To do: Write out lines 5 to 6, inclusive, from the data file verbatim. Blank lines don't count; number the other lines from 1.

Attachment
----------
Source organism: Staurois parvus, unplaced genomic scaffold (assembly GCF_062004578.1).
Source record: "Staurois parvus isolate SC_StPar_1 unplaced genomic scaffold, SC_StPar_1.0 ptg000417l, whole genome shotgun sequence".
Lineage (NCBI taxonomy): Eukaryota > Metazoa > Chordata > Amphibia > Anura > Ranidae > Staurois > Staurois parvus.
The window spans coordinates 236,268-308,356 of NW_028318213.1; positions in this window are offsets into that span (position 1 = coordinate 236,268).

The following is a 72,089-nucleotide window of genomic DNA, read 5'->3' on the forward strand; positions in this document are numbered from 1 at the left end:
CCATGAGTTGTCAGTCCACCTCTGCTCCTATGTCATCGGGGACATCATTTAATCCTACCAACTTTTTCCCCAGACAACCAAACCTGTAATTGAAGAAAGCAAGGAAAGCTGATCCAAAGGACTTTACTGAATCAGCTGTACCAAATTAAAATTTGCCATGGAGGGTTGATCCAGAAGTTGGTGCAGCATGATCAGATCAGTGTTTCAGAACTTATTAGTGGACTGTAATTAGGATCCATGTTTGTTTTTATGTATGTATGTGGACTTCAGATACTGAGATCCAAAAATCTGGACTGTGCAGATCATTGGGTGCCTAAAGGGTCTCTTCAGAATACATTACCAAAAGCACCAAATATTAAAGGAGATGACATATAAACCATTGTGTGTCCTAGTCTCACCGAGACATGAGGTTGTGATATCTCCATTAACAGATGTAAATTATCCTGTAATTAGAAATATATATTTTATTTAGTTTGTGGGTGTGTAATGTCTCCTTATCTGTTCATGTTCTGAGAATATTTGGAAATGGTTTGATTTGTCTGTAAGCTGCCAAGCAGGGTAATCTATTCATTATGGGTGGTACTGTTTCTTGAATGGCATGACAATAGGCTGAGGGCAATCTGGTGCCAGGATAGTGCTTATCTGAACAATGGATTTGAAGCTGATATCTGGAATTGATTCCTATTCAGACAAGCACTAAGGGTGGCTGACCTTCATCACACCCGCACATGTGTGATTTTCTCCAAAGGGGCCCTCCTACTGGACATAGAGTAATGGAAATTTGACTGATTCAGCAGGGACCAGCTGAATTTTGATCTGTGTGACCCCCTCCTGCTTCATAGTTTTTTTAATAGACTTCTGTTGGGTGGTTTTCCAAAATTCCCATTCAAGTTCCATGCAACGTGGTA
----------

The following is a 72,089-nucleotide window of genomic DNA, read 5'->3' on the forward strand; positions in this document are numbered from 1 at the left end:
CCATGAGTTGTCAGTCCACCTCTGCTCCTATGTCATCGGGGACATCATTTAATCCTACCAACTTTTTCCCCAGACAACCAAACCTGTAATTGAAGAAAGCAAGGAAAGCTGATCCAAAGGACTTTACTGAATCAGCTGTACCAAATTAAAATTTGCCATGGAGGGTTGATCCAGAAGTTGGTGCAGCATGATCAGATCAGTGTTTCAGAACTTATTAGTGGACTGTAATTAGGATCCATGTTTGTTTTTATGTATGTATGTGGACTTCAGATACTGAGATCCAAAAATCTGGACTGTGCAGATCATTGGGTGCCTAAAGGGTCTCTTCAGAATACATTACCAAAAGCACCAAATATTAAAGGAGATGACATATAAACCATTGTGTGTCCTAGTCTCACCGAGACATGAGGTTGTGATATCTCCATTAACAGATGTAAATTATCCTGTAATTAGAAATATATATTTTATTTAGTTTGTGGGTGTGTAATGTCTCCTTATCTGTTCATGTTCTGAGAATATTTGGAAATGGTTTGATTTGTCTGTAAGCTGCCAAGCAGGGTAATCTATTCATTATGGGTGGTACTGTTTCTTGAATGGCATGACAATAGGCTGAGGGCAATCTGGTGCCAGGATAGTGCTTATCTGAACAATGGATTTGAAGCTGATATCTGGAATTGATTCCTATTCAGACAAGCACTAAGGGTGGCTGACCTTCATCACACCCGCACATGTGTGATTTTCTCCAAAGGGGCCCTCCTACTGGACATAGAGTAATGGAAATTTGACTGATTCAGCAGGGACCAGCTGAATTTTGATCTGTGTGACCCCCTCCTGCTTCATAGTTTTTTTAATAGACTTCTGTTGGGTGGTTTTCCAAAATTCCCATTCAAGTTCCATGCAACGTGGTA